A Princeton engineering student researching the basic material of semiconductors and another seeking to improve mobile communications security received this year’s Goldwater Scholarships.
The students, Sara Fridovich-Keil and Siddhartha Jayanti, are among 252 undergraduates who were recognized with the scholarship after proposing innovative solutions to research problems in their fields. They will receive $7,500 in scholarship funds for each of their remaining academic years at Princeton.
Fridovich-Keil, a sophomore majoring in electrical engineering, proposed a method to increase the efficiency of semiconductors that serve as the basis of display screens. Right now, displays are made by using one of two types of transistors. But Fridovich-Keil said the displays would use much less power if they were made with both types: designers can create alternating power cycles for each type to reduce energy use.
“It would be much more energy efficient,” she said.
Fridovich-Keil, who has worked with Barry Rand, an assistant professor of electrical engineering, thought to create this type of semiconductor using the material tin monoxide. The proposal is challenging because tin monoxide immediately reacts with air, and the reaction blocks it from serving as a dual-type semiconductor.
“No one really has a recipe yet for how to grow stable tin oxide, but we have the tools,” Fridovich-Keil said. In her proposal for the Goldwater Scholarship, she discussed using a technique called atomic layer deposition (ALD), by which atom-thick layers of tin and oxygen are placed on top of each other in a vacuum.
“ALD goes one atom at a time,” Fridovich-Keil said. “It takes hundreds of cycles but it gives you very precise control.”
Fridovich-Keil, the co-president of the Engineering Council, also serves as a project leader at the Princeton Engineering Project for Kids, an Orange Key Tour guide, and a community engagement intern at the Center for Jewish Life.
This summer, she will join Google’s Engineering Practicum Program in New York City, where she will work on the Cloud Developer Velocity team.
Jayanti, a junior majoring in computer science, wrote his essay applying for the Goldwater Scholarship about mobile security after interning at Google last summer. His work concentrated on preventing outsiders from intercepting critical elements of mobile communications.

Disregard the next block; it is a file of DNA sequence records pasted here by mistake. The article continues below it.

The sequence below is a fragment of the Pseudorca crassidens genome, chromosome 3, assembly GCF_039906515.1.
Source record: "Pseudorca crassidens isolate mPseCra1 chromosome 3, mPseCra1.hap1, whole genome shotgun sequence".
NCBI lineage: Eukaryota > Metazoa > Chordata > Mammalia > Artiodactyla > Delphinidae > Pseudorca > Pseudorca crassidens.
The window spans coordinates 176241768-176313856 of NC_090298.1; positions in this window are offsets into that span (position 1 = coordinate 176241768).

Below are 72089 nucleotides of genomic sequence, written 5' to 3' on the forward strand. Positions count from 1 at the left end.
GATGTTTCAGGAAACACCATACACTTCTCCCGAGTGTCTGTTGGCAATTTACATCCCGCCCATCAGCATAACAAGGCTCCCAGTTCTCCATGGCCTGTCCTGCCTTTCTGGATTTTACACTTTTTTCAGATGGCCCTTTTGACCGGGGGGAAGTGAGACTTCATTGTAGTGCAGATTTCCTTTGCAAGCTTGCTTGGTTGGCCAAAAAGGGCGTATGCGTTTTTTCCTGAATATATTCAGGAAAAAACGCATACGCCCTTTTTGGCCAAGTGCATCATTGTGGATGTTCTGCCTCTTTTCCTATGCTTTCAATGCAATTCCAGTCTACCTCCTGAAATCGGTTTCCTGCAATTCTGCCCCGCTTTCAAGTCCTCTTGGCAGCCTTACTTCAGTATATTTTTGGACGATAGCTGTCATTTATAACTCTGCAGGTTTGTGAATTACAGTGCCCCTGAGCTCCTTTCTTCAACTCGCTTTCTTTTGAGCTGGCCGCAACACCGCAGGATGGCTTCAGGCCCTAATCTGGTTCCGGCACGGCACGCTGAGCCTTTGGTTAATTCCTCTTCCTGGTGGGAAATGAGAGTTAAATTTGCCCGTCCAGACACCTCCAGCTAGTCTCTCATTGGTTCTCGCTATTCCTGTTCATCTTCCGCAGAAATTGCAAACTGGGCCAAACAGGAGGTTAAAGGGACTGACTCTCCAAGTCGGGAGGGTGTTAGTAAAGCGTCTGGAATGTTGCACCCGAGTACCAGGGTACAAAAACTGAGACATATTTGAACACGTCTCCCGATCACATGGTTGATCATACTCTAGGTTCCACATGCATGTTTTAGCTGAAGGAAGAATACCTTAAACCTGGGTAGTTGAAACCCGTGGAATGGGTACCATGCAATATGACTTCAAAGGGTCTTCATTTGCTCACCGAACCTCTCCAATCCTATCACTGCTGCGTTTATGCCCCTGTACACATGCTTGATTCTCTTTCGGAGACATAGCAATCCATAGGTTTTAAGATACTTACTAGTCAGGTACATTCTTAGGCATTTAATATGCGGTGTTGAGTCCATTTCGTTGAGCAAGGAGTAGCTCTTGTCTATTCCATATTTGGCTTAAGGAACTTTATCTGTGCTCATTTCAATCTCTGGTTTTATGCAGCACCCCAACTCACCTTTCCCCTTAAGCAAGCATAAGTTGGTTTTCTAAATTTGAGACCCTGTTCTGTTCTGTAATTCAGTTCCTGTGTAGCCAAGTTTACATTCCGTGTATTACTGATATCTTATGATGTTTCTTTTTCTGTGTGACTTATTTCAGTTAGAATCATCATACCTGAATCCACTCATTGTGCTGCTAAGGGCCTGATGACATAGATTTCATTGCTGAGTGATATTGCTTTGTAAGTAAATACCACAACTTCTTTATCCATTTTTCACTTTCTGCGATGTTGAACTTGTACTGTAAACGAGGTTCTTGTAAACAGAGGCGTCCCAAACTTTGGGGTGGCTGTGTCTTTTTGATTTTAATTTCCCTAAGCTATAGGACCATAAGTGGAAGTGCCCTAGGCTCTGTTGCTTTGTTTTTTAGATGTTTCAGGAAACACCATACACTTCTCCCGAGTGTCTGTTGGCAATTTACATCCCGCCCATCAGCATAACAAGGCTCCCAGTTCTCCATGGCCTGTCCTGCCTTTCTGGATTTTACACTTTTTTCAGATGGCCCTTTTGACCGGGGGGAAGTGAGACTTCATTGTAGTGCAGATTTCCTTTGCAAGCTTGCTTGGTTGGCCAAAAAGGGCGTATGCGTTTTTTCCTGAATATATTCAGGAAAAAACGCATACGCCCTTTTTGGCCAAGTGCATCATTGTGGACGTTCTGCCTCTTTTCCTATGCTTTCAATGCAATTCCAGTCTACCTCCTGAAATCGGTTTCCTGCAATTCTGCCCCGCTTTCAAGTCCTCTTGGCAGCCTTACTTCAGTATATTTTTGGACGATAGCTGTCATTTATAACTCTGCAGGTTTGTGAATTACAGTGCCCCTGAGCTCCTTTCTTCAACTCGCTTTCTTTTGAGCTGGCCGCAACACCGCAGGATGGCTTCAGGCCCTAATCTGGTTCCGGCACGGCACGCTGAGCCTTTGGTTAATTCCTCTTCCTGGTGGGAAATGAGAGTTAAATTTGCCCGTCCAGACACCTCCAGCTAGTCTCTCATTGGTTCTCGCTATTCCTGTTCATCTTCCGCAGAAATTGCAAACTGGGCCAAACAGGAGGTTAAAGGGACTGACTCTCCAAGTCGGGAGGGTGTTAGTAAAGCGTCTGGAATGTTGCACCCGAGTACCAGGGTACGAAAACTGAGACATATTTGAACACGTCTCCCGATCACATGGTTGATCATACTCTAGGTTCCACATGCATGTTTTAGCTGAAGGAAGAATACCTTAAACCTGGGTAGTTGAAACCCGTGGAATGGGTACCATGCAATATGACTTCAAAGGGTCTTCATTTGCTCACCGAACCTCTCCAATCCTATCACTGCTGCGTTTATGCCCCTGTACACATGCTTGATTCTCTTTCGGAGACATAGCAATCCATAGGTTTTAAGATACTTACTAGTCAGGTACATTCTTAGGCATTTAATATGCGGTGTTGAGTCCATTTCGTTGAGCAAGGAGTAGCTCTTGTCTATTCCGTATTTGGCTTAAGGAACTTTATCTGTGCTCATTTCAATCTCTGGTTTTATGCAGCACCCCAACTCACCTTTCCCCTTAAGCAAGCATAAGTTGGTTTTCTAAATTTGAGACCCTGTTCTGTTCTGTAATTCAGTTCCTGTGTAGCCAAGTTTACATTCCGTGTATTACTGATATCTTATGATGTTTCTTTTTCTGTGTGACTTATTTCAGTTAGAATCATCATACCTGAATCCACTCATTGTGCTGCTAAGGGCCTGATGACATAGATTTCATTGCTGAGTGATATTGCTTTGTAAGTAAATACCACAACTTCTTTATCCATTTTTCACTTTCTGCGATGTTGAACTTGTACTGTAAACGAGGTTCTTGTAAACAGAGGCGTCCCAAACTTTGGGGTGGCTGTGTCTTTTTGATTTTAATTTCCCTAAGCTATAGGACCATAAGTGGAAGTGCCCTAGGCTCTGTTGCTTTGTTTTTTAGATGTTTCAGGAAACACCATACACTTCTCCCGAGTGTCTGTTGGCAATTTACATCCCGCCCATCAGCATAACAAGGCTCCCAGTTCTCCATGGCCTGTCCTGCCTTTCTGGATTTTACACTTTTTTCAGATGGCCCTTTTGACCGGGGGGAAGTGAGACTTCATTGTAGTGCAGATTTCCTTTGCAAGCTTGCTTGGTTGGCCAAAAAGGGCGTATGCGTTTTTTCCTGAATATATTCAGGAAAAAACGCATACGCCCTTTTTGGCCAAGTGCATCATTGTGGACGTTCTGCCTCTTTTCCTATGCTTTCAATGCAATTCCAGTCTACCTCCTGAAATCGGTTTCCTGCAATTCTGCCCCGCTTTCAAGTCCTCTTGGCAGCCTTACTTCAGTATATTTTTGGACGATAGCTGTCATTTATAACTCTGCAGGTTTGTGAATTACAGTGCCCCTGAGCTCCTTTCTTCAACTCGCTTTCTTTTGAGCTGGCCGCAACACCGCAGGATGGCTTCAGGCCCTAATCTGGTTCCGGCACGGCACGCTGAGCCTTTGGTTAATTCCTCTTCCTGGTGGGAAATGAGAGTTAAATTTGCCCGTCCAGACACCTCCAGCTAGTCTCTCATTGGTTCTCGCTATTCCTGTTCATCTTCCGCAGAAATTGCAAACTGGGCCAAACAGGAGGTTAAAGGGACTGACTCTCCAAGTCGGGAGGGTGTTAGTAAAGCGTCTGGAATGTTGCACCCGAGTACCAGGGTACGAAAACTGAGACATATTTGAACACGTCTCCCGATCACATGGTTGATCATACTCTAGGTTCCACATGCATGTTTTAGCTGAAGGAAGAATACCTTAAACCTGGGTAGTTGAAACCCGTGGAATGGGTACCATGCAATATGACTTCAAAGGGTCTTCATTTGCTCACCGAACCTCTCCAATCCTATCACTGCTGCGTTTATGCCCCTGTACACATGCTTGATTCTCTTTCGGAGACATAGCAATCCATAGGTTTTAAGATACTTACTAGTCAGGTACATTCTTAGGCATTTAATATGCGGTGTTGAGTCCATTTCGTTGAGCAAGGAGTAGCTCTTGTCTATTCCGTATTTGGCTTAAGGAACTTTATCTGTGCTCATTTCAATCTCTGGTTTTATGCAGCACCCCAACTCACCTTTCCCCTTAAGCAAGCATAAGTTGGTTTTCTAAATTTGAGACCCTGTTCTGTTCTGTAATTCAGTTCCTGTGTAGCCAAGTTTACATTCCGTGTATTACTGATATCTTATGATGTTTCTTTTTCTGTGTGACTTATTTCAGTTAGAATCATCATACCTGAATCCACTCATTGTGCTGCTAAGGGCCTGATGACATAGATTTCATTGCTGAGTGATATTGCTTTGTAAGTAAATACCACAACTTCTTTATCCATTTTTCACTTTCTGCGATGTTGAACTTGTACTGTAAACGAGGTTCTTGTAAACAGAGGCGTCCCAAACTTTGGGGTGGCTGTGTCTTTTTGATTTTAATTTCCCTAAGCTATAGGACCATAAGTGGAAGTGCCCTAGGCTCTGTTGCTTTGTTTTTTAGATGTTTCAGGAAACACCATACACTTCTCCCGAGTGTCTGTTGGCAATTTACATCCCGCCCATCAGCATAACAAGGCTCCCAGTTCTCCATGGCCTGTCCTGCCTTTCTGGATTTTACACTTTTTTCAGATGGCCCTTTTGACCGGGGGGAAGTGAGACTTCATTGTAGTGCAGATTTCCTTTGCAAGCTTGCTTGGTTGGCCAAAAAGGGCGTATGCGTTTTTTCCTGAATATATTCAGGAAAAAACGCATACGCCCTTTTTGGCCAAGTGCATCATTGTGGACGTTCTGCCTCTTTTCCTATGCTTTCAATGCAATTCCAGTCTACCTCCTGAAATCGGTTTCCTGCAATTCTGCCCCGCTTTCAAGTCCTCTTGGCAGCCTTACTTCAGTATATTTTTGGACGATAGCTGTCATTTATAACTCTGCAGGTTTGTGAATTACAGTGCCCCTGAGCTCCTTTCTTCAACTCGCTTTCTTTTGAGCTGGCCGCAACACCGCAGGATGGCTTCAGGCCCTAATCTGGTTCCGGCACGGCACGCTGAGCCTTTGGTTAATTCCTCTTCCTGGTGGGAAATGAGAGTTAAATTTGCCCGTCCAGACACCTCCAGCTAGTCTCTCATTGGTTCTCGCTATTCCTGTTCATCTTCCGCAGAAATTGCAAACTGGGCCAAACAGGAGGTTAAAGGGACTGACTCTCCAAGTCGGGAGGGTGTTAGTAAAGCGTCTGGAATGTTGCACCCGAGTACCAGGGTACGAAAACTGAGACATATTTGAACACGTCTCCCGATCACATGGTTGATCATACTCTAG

“You want to be certain that no one who is not supposed to be part of a communication channel can tell who is sending a given message and from which location,” Jayanti said. When the person sending a message is the president, for example, it is not enough to simply encrypt the communication — preventing hackers from finding a device’s location also can be extremely important, Jayanti said.
Jayanti became interested in computer science in high school, when he took college courses at Dartmouth University and first delved into problems surrounding algorithm theory – a branch of computer science that uses math to describe computation. At Princeton, he was enthralled by Professor Robert Tarjan‘s course on the theory of algorithms, and ended up conducting research with him.
Jayanti first began teaching calculus to other students in his Hanover, New Hampshire, high school and taught robotics to middle school students as a freshman at Princeton. The year after, he became an undergraduate tutor for accelerated honors analysis I and II, and is currently the math club outreach chair.
“It’s really enjoyable to be able to share a subject you find fascinating with other people,” Jayanti said. “When you’re teaching something you also have to understand relevant concepts really deeply.”
Peter Park, a junior majoring in mathematics, also received the Goldwater Scholarship. Congress created the scholarship in 1986 to honor Senator Barry Goldwater. Its purpose is to fund a highly qualified group of scientists, mathematicians and engineers.